Hat tip to Jay Jaffe, who tweeted this out a bit ago. It’s from Scott Raab at Esquire from 2001. He spent a couple of days with Zimmer at his home near Tampa during the 2000-01 offseason and got a true taste of the man.
The thing about Zimmer: he became something of a mascot in his later years in the mind of many people, but he was never that. Sure, he was colorful, but that whole “sweet old funny Zimmer” thing is only part of the story. He was a sure-thing shortstop prospect until he had two vicious beanings that derailed his career before it really got going. He was often thought of as a bit of a comedian when he payed, but was a gruff figure as a manager. Then the latter years as coach.
But as a person, he sounds like someone you just want to be around. A sharp guy with sharp humor but something simmering underneath that only people with true character have:
“I’m a bench coach,” Zim says. “Thirty years ago, there was no such thing–you were a coach. Now they got a title for a bench coach, which is a joke. People say, What is the job of a bench coach? I say, Very simple–I sit next to Torre on the bench. When he plays hit-and-run that works, I say, ‘Nice goin’, Skipper,’ and if it doesn’t work, I go down to the other end of the bench, get a drink, and get out of his way. We only got one manager. I don’t want no credit for doin’ anything. I sit next to Joe like a bump on a log–that’s the way I leave it.”
The truth is this: Joe Torre doesn’t make a move without asking Zimmer what he thinks.
Just a fantastic story that, even 13 years before the subject’s death, serves as a wonderful remembrance.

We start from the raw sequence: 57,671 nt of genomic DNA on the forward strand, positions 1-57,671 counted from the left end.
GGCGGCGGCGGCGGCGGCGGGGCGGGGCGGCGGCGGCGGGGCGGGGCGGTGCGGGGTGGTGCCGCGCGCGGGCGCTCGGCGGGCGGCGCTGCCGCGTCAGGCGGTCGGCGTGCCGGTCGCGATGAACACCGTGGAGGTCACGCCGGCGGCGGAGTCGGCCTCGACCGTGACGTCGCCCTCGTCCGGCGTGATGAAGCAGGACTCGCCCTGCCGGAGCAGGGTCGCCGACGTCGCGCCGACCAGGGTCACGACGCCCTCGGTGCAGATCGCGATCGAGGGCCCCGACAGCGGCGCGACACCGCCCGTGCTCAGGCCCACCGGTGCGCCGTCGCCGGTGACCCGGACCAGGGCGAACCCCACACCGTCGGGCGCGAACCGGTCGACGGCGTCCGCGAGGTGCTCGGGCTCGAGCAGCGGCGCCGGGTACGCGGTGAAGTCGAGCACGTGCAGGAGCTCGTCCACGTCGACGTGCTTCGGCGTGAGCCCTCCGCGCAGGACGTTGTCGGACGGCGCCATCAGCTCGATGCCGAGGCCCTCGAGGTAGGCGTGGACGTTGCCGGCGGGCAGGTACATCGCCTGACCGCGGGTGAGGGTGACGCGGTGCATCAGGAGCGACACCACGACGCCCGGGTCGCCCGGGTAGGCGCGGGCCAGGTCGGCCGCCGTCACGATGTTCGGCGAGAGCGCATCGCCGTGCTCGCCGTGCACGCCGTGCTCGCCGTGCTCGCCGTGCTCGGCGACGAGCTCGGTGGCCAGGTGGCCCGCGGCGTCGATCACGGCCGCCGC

In something of a surprising move, the Chicago Cubs fired their pitching coach, Chris Bosio on Saturday. Bosio had held the job since the 2011-12 offseason.
The Cubs made the NLCS this year, but were nowhere as near the formidable as their 2016 World Series champion iteration. While there were several reasons for that, one was that the pitching staff, which featured multiple, better-than-expected performances in 2016, but took a step back in 2017. Some of that was personnel — Joe Maddon did not have Aroldis Chapman to call on in the postseason like he did last year — and a lot of that was mere regression from veterans like Jon Lester and John Lackey. A lot of it had to do with a much higher walk rate this year than in the past.
Still, there was no chatter during the season or at the time of the Cubs’ playoff exit the other day that Bosio might be a fall guy. The Chicago Tribune reports that it was Joe Maddon’s call and that he had grown displeased with Bosio. The Tribune report suggests that Cubs pitchers will be displeased with the move as they were devoted to Bosio. Coaches, of course, come and go, so I suspect they’ll get over it.
Whatever the case, Bosio likely won’t say unemployed for long. He is widely credited with helping Jake Arrieta transform from a project to an ace and for the considerable and the somewhat unexpectedly successful development of Kyle Hendricks. The Tribune suggests that he’d be a good fit in Minnesota, where his former teammate Paul Molitor is in search of a new pitching coach.
There are several intriguing coaches available at the moment, most notably Mike Maddux, who has been the Nationals pitching coach but whose status is now in flux given the firing of Dusty Baker. Maddux’s brother Greg, of course, is a spring training pitching instructor for the Cubs. The Tribune adds that Maddon may look to his old Tampa Bay Rays pitching coach Jim Hickey or, possibly, even recently fired Red Sox manager John Farrell, who made his bones as a pitching coach.